Local view for "http://purl.org/linkedpolitics/eu/plenary/2009-02-03-Speech-2-279"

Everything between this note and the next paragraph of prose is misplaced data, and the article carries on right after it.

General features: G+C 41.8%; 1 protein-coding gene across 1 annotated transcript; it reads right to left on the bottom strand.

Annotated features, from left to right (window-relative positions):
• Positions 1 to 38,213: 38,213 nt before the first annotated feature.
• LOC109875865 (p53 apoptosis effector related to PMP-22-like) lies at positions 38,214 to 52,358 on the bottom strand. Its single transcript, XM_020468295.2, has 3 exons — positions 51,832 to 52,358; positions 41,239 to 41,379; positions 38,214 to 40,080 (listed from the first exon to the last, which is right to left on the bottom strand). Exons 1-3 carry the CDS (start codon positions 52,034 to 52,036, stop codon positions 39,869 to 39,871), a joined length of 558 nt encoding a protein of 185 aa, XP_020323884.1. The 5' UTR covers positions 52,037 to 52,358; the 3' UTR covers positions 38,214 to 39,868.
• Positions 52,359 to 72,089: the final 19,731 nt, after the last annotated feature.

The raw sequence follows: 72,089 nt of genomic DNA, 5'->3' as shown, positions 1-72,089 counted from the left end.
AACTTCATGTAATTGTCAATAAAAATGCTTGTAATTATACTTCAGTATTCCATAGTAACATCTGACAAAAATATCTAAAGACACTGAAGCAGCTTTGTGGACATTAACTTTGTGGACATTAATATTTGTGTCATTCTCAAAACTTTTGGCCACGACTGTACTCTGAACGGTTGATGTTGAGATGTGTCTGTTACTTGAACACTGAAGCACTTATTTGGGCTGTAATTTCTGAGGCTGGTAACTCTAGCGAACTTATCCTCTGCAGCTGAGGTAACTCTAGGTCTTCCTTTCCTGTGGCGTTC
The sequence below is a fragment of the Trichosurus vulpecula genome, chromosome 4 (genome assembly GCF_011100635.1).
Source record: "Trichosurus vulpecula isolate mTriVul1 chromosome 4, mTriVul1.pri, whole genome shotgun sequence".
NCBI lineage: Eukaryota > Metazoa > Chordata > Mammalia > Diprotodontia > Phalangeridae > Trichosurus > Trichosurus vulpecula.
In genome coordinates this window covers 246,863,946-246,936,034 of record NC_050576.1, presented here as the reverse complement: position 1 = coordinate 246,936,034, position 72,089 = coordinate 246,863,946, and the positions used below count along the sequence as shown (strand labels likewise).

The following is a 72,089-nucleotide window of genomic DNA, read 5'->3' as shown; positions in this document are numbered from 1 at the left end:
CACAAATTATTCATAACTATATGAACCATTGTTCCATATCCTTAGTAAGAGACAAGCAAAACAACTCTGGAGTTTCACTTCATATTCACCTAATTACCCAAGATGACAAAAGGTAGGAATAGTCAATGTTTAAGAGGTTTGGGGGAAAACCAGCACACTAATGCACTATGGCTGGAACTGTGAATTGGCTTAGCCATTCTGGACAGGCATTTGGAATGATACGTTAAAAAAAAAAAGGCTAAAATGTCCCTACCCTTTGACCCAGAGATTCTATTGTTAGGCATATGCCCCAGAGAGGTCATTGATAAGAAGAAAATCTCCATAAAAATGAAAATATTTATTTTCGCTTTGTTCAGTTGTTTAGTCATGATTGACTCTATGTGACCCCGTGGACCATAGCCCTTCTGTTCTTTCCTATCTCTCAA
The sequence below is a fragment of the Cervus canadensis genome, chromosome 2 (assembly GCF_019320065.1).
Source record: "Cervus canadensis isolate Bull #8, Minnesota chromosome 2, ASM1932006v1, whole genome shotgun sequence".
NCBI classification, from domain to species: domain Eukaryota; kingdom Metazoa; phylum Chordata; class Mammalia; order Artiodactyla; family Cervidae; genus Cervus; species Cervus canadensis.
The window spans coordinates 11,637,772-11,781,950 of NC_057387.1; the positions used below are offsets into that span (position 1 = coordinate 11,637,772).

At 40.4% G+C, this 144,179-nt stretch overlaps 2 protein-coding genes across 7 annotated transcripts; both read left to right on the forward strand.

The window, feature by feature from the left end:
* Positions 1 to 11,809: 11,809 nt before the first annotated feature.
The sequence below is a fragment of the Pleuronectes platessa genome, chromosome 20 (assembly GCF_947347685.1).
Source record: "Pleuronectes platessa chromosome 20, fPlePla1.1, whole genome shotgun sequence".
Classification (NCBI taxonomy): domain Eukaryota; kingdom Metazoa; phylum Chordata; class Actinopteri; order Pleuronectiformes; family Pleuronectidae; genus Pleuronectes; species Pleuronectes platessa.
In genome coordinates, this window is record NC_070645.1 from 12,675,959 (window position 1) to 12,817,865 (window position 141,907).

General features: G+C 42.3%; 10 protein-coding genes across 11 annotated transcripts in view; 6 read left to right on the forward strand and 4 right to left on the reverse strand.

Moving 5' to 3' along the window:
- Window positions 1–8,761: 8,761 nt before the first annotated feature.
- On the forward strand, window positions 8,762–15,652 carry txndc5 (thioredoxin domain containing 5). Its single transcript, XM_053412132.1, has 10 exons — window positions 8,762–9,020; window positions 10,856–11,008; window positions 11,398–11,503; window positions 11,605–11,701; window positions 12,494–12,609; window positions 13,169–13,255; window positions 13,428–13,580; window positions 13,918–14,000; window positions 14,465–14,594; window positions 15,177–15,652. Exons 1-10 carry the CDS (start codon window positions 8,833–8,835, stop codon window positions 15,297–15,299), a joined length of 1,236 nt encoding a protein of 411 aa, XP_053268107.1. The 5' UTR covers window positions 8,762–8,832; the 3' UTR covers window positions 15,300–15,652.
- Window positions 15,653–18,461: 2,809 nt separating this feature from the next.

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"Mr President, ladies and gentlemen, the closing of Guantánamo allows us to rectify a violation that has shamed international law and, above all, has done no service to the war on terrorism. Today, however, it is not enough to welcome President Obama’s decision. Now is the time to take responsibility, and responsibility also involves Europe and the Member States. Guantánamo is, in part, the consequence of Europe’s silence and the collaboration of many of our governments in the system of rendition. In recent years, what has happened is that our governments were, on the one hand, saying that Guantánamo must be closed and, on the other, sending their police officers there to interrogate the detainees. We are talking about responsibilities which were denied when this Parliament investigated the matter, but which have been acknowledged and verified in the past two years. February 2008: London apologises for the CIA flights; some aeroplanes have used British bases, said Foreign Secretary Miliband, contradicting what Tony Blair had said three years earlier, maintaining that nothing illegal had taken place on British soil. December 2008: the Spanish Government under Mr Aznar knew that many CIA flights had overflown Spanish air space and used Spanish airports. This emerged from a secret document published by that turned out to be true. The then Minister of Foreign Affairs, Josep Piqué, who acknowledged the use of Spanish airports, said that he did not know what happened afterwards in Guantánamo. Perhaps he thought that it was an amusement park. In October 2008, we learnt that in Portugal, the Minister for Foreign Affairs, Mr Amado, admitted that the former centre­right government of Mr Barroso knowingly made Portuguese airports and air space available for illegal CIA flights. Mr Amado said: ‘I did not talk about it so as not to disrupt the serenity of the European institutions’. We ask: and what about the citizens’ right to know? Or are we to imagine that not even Mr Barroso knew what sort of civil and juridical obscenity Guantánamo was then and still is now? This is the point, Mr President, and I am about to conclude: in recent years we have shown much good will and much hypocrisy, not least in what the Council has left unsaid during these years. Two years ago, Parliament addressed 46 recommendations to the Council. We would have expected that at least some of these recommendations would have been given due examination and due attention, that there would eventually have been replies to at least some of the recommendations. For this reason, we believe that providing some help in closing Guantánamo and assuming our collective responsibility, as Europe and the 27 Member States that it comprises, would be a contribution, however small, to atone for our collective silence."@en1

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